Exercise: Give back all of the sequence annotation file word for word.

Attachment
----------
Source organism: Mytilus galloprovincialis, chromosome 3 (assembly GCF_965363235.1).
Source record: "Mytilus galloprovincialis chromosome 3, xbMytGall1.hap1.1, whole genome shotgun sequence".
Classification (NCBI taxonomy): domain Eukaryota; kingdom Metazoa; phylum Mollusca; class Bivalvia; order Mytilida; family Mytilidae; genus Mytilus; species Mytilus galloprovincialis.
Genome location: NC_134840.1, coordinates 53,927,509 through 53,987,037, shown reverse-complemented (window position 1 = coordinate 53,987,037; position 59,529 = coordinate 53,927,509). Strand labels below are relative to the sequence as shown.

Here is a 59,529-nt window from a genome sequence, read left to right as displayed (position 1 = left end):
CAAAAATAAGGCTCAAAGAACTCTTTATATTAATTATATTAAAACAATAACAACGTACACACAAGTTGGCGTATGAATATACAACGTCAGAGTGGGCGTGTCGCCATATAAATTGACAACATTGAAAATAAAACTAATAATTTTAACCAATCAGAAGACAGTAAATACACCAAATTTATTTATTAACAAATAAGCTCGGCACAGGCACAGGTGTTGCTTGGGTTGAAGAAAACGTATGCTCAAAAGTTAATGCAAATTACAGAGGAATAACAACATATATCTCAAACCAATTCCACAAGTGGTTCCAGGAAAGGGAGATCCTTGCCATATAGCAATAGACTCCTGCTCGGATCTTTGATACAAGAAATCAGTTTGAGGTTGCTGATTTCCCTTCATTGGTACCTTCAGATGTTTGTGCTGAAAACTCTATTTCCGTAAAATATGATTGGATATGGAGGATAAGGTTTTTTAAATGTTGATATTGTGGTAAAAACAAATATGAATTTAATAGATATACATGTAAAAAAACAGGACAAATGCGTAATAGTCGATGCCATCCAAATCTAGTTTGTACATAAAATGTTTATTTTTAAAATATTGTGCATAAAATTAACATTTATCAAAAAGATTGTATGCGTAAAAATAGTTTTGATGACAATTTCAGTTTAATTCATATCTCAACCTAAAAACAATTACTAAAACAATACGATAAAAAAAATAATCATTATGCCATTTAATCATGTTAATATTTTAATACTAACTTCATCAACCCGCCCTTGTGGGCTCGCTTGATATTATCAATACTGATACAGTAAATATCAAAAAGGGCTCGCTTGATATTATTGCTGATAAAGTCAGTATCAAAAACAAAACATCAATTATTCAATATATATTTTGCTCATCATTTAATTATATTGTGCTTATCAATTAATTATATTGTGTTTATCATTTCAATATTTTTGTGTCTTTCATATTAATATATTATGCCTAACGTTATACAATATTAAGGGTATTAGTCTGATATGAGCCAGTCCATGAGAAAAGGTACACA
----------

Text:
Source organism: Mytilus galloprovincialis, chromosome 3 (assembly GCF_965363235.1).
Source record: "Mytilus galloprovincialis chromosome 3, xbMytGall1.hap1.1, whole genome shotgun sequence".
Classification (NCBI taxonomy): domain Eukaryota; kingdom Metazoa; phylum Mollusca; class Bivalvia; order Mytilida; family Mytilidae; genus Mytilus; species Mytilus galloprovincialis.
Genome location: NC_134840.1, coordinates 53,927,509 through 53,987,037, shown reverse-complemented (window position 1 = coordinate 53,987,037; position 59,529 = coordinate 53,927,509). Strand labels below are relative to the sequence as shown.

Here is a 59,529-nt window from a genome sequence, read left to right as displayed (position 1 = left end):
CAAAAATAAGGCTCAAAGAACTCTTTATATTAATTATATTAAAACAATAACAACGTACACACAAGTTGGCGTATGAATATACAACGTCAGAGTGGGCGTGTCGCCATATAAATTGACAACATTGAAAATAAAACTAATAATTTTAACCAATCAGAAGACAGTAAATACACCAAATTTATTTATTAACAAATAAGCTCGGCACAGGCACAGGTGTTGCTTGGGTTGAAGAAAACGTATGCTCAAAAGTTAATGCAAATTACAGAGGAATAACAACATATATCTCAAACCAATTCCACAAGTGGTTCCAGGAAAGGGAGATCCTTGCCATATAGCAATAGACTCCTGCTCGGATCTTTGATACAAGAAATCAGTTTGAGGTTGCTGATTTCCCTTCATTGGTACCTTCAGATGTTTGTGCTGAAAACTCTATTTCCGTAAAATATGATTGGATATGGAGGATAAGGTTTTTTAAATGTTGATATTGTGGTAAAAACAAATATGAATTTAATAGATATACATGTAAAAAAACAGGACAAATGCGTAATAGTCGATGCCATCCAAATCTAGTTTGTACATAAAATGTTTATTTTTAAAATATTGTGCATAAAATTAACATTTATCAAAAAGATTGTATGCGTAAAAATAGTTTTGATGACAATTTCAGTTTAATTCATATCTCAACCTAAAAACAATTACTAAAACAATACGATAAAAAAAATAATCATTATGCCATTTAATCATGTTAATATTTTAATACTAACTTCATCAACCCGCCCTTGTGGGCTCGCTTGATATTATCAATACTGATACAGTAAATATCAAAAAGGGCTCGCTTGATATTATTGCTGATAAAGTCAGTATCAAAAACAAAACATCAATTATTCAATATATATTTTGCTCATCATTTAATTATATTGTGCTTATCAATTAATTATATTGTGTTTATCATTTCAATATTTTTGTGTCTTTCATATTAATATATTATGCCTAACGTTATACAATATTAAGGGTATTAGTCTGATATGAGCCAGTCCATGAGAAAAGGTACACA